Maternal age, parity, body mass index (BMI), ethnicity and postcode were collected at enrolment into the DHCP study. Our sample was ethnically representative of the surrounding geographical area. Parity was coded as 0, 1, 2 or ≥3 previous children. Index of Multiple Deprivation (IMD) rank was computed from the current maternal postcode using the 2019 IMD classification; it combines locality specific information about income, employment, education, health, crime, housing and living environment, thus providing a proxy for family socioeconomic status.35 Lower IMD rank corresponds to greater social deprivation. Our sample was generally less deprived than the surrounding geographical areas, as well as the UK as a whole, reflecting trends observed in other UK longitudinal studies.36
Maternal depressive symptoms were measured using the Edinburgh Postnatal Depression Scale (EPDS)37 on the day of infant’s MRI at term-equivalent age. Mothers of infants born at term were tested in the first few weeks postnatally, whereas mothers of preterm-born infants were tested once they reached term-corrected age. The EPDS is a 10-item screening questionnaire completed by mothers, with higher scores reflecting a higher likelihood of depressive disorders. A score of 13 can be used as a cut-off, indicating high-level symptoms, although a cut-off of 11 maximises the sensitivity and specificity of the screening tool for depression.38 Mothers completed the EPDS independently in a private room in our centre, with no interaction with the researcher. Participants were informed that the results would be discussed with them and consented to information being shared with their general practitioner in the case of high scores. The EPDS questionnaire was scored by a member of the DHCP team.34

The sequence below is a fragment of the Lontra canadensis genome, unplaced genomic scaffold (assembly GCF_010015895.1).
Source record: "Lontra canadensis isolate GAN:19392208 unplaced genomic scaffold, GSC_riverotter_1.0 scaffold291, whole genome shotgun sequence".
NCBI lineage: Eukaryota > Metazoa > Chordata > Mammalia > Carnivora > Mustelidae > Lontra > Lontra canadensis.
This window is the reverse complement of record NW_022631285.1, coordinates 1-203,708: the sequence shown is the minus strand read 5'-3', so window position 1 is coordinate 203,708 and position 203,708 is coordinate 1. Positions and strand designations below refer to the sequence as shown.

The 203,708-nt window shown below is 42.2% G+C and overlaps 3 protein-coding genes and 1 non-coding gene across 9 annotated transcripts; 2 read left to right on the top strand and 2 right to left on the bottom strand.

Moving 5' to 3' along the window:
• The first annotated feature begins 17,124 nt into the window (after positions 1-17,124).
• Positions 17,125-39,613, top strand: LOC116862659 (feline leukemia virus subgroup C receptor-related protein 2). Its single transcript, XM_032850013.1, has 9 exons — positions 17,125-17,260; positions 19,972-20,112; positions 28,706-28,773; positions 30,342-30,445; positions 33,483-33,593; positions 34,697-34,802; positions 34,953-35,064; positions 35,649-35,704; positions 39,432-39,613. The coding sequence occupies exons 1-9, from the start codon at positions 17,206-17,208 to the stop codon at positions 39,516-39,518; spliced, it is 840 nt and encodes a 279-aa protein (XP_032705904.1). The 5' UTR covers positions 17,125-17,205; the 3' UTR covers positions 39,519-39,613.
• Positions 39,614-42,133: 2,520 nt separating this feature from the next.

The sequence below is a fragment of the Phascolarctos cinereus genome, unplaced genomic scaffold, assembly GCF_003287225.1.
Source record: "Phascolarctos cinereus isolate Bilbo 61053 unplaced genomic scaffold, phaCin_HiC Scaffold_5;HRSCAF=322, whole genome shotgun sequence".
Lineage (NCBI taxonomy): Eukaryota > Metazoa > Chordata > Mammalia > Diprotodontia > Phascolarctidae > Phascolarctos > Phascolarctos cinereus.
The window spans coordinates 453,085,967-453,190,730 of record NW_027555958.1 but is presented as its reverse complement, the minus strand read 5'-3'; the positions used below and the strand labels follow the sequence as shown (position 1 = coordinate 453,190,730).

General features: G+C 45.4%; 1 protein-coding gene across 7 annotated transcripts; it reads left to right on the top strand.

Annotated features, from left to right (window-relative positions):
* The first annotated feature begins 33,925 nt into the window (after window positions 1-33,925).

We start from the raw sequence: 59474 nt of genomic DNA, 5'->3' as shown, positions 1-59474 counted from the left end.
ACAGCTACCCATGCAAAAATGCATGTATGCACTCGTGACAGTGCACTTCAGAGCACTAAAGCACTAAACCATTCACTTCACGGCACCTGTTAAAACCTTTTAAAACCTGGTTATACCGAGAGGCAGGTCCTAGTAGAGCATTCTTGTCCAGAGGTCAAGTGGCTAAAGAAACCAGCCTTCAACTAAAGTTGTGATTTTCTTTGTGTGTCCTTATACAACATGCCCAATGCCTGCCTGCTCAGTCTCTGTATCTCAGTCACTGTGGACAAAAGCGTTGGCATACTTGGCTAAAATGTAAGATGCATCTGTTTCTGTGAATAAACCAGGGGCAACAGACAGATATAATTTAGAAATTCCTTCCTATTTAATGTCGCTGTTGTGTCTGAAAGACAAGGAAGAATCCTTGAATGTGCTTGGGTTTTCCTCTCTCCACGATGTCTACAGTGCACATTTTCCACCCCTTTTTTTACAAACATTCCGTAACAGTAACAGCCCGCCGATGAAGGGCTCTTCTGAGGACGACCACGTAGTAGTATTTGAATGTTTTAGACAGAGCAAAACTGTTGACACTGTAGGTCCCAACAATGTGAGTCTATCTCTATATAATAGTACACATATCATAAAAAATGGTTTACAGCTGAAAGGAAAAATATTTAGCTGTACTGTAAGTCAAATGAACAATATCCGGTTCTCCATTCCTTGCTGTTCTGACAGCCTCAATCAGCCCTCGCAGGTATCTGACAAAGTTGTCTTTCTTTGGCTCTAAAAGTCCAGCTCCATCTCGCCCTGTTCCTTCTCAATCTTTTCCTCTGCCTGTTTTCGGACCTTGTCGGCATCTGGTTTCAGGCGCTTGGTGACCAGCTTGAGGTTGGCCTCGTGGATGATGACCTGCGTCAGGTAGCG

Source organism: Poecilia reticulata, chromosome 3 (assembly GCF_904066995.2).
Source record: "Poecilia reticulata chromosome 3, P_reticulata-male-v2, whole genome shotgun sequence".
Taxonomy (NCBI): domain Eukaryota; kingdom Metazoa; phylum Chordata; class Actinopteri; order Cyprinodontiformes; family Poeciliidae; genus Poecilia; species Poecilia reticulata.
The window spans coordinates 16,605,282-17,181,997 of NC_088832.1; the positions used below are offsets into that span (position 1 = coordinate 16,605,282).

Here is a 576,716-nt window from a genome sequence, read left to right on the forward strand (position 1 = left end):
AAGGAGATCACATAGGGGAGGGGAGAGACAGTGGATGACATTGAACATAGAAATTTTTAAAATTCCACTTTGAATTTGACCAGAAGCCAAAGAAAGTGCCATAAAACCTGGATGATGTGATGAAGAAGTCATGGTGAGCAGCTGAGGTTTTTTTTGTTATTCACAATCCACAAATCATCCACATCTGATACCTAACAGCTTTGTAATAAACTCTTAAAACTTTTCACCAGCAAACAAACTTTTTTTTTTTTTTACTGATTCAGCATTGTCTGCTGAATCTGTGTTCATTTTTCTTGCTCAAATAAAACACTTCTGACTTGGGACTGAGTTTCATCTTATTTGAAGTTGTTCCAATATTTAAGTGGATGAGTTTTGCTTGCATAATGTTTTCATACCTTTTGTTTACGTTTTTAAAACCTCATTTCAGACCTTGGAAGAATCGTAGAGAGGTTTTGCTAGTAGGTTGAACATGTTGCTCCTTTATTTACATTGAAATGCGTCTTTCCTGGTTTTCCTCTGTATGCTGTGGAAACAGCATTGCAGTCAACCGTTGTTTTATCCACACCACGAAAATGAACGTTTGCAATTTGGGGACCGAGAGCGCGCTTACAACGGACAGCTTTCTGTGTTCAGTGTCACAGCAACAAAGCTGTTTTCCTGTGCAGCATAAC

Infant clinical characteristics were gathered from clinical notes where available, or from maternal report, and included: sex, gestational age at birth, birth weight and pregnancy size (singleton/twin/triplet).